A good outdoor cat (Siamese crosses are the best) will keep the mouse population down, while a trained dog (a terrier is best) will track and destroy nests of rats, and normally this is enough when combined with good husbandry. However if you have a serious problem you may well consider traps and poisons, both of which are effective. If you're using a dog, make sure it can't get access to the runs, as many will become indiscriminate in their killing once they start and you'll lose the very thing you're trying to protect.

Traps are of the 'jaws' type, which are designed to snap shut and kill the animal outright, but they still require a little skill in use to be effective. They should be installed in a tunnel for best results, as most vermin hate being exposed and will stick to sheltered runways. You can make use of hedges, walls and ditches, and if setting a trap in a man-made tunnel make sure that the materials you use are local to the area in order to blend in with its surroundings. The construction should be wide enough for the trap to shut correctly and allow you to maintain it.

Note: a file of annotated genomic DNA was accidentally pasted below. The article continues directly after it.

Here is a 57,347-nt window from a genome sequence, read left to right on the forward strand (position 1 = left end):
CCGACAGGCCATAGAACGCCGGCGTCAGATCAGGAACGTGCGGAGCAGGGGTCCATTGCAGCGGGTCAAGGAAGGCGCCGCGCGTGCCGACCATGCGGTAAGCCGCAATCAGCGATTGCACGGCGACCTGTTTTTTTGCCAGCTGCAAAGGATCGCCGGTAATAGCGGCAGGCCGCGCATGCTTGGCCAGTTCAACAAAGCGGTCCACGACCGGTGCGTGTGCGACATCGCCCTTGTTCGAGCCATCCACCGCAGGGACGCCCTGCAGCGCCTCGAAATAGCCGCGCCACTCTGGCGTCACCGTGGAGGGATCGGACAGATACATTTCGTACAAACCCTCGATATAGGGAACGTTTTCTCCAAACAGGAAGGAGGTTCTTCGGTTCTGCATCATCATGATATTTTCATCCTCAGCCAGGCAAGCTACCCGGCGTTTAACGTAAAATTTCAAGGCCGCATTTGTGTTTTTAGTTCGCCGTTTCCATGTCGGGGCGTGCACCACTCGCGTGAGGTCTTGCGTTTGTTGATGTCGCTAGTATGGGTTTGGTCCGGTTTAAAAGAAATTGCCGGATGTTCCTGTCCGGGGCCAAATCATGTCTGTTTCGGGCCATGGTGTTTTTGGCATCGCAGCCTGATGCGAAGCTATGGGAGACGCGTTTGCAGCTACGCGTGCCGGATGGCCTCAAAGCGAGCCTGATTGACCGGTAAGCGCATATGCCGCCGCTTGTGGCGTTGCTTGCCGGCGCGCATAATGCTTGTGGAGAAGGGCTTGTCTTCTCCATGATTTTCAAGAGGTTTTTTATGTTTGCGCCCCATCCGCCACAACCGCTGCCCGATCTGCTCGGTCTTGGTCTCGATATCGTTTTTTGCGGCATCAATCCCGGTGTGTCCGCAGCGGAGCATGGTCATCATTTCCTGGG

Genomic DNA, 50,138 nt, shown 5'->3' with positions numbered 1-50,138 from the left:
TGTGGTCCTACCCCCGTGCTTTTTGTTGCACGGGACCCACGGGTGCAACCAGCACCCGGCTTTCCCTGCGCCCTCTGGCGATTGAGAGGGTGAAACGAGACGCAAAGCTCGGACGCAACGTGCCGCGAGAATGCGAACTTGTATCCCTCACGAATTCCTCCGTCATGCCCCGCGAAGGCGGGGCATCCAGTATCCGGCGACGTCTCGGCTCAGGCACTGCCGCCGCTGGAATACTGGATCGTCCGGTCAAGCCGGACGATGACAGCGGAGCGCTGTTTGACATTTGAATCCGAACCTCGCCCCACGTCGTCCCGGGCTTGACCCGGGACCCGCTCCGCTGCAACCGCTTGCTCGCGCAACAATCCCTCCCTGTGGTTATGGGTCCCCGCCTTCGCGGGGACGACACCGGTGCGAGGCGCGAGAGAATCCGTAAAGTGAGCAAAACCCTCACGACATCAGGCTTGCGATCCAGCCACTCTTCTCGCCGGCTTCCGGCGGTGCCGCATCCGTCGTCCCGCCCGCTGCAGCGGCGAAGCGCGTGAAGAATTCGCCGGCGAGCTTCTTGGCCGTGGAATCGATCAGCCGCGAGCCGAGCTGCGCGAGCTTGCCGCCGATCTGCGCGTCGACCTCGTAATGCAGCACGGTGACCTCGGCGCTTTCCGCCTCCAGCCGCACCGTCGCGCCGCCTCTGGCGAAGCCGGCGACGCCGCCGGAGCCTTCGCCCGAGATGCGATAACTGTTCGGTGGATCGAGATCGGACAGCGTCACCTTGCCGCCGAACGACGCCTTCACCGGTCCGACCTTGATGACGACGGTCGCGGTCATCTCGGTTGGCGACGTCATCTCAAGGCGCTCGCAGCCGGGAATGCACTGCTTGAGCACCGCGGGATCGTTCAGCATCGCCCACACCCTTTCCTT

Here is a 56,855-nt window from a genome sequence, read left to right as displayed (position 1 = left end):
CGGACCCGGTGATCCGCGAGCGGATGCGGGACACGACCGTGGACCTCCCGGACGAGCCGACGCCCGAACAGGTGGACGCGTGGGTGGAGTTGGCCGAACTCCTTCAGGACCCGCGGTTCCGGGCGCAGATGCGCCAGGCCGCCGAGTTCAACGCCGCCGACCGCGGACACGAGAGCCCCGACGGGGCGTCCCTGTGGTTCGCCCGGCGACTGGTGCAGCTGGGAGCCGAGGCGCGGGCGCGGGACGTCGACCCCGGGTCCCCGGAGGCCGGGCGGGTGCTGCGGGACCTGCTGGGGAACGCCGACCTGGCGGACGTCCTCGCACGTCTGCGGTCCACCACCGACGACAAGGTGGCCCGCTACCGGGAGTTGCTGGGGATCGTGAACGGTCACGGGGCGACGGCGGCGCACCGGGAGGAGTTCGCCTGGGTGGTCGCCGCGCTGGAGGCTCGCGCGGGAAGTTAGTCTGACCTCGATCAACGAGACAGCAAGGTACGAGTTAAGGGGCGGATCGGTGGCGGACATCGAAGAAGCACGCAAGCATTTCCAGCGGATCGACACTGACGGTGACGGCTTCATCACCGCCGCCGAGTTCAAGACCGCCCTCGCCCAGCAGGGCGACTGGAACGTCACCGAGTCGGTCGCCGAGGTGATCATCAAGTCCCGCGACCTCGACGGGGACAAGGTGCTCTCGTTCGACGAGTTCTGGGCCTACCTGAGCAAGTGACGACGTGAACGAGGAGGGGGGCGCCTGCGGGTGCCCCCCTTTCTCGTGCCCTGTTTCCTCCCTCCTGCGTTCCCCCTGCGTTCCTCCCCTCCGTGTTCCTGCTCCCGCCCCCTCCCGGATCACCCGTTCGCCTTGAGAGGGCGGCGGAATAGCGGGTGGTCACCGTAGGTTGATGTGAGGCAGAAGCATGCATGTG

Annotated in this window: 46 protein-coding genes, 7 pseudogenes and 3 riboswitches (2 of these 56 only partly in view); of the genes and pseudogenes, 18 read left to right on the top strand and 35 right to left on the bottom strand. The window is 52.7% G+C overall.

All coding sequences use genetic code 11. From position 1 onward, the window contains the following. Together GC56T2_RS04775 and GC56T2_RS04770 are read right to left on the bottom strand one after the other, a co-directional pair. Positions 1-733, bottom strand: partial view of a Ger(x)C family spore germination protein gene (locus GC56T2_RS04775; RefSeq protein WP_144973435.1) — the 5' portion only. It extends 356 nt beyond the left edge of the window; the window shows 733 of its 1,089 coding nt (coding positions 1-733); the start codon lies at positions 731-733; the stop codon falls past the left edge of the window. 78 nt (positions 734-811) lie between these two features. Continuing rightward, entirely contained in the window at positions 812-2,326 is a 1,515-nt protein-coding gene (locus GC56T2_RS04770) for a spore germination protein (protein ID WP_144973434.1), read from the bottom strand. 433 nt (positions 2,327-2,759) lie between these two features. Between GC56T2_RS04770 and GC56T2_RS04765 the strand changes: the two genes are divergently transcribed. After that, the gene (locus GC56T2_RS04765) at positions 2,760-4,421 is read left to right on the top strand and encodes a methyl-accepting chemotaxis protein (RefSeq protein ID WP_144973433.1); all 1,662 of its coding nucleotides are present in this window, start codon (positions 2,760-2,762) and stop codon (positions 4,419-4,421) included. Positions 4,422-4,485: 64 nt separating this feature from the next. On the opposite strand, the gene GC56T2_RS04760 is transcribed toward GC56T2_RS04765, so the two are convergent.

Should you find a rat still alive in the trap, a strong swift blow across the nose or a pellet from an air rifle should kill it instantly. Remember to wear gloves to protect yourself from Weil's disease, which can be fatal.

Poisons are an alternative option if you have a large population, or if the animals have become wary of traps, although they're distressingly indiscriminate in their effects, as they'll kills most things that eat them; and as they have an anti-coagulant effect on the blood, the animal bleeds to death, which is neither quick nor painless. A simple bair box or a tunnel is a good choice, as other animals can't get to the poison and you'll just need to remember to change brand every month or so in order to prevent resistance to a particular chemical.